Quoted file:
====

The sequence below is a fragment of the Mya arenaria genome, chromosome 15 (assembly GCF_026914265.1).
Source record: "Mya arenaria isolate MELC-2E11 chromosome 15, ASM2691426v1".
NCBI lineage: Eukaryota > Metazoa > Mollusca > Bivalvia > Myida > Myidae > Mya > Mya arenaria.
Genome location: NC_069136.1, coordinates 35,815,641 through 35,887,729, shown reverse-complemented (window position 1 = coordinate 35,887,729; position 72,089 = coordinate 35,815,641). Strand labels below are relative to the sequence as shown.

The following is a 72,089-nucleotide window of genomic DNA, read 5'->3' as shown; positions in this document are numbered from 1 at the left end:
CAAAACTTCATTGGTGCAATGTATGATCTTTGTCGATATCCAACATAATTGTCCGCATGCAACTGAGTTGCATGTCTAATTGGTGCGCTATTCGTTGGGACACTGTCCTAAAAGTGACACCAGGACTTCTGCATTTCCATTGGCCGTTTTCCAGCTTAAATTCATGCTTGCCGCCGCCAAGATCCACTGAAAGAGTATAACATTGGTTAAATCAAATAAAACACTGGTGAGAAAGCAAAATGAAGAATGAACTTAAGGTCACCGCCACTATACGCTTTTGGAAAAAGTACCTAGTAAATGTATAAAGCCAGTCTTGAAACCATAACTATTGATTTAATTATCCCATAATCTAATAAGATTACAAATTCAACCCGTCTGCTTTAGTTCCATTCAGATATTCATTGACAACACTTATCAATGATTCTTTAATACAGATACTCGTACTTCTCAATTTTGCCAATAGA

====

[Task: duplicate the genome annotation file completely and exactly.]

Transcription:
The sequence below is a fragment of the Mya arenaria genome, chromosome 15 (assembly GCF_026914265.1).
Source record: "Mya arenaria isolate MELC-2E11 chromosome 15, ASM2691426v1".
NCBI lineage: Eukaryota > Metazoa > Mollusca > Bivalvia > Myida > Myidae > Mya > Mya arenaria.
Genome location: NC_069136.1, coordinates 35,815,641 through 35,887,729, shown reverse-complemented (window position 1 = coordinate 35,887,729; position 72,089 = coordinate 35,815,641). Strand labels below are relative to the sequence as shown.

The following is a 72,089-nucleotide window of genomic DNA, read 5'->3' as shown; positions in this document are numbered from 1 at the left end:
CAAAACTTCATTGGTGCAATGTATGATCTTTGTCGATATCCAACATAATTGTCCGCATGCAACTGAGTTGCATGTCTAATTGGTGCGCTATTCGTTGGGACACTGTCCTAAAAGTGACACCAGGACTTCTGCATTTCCATTGGCCGTTTTCCAGCTTAAATTCATGCTTGCCGCCGCCAAGATCCACTGAAAGAGTATAACATTGGTTAAATCAAATAAAACACTGGTGAGAAAGCAAAATGAAGAATGAACTTAAGGTCACCGCCACTATACGCTTTTGGAAAAAGTACCTAGTAAATGTATAAAGCCAGTCTTGAAACCATAACTATTGATTTAATTATCCCATAATCTAATAAGATTACAAATTCAACCCGTCTGCTTTAGTTCCATTCAGATATTCATTGACAACACTTATCAATGATTCTTTAATACAGATACTCGTACTTCTCAATTTTGCCAATAGA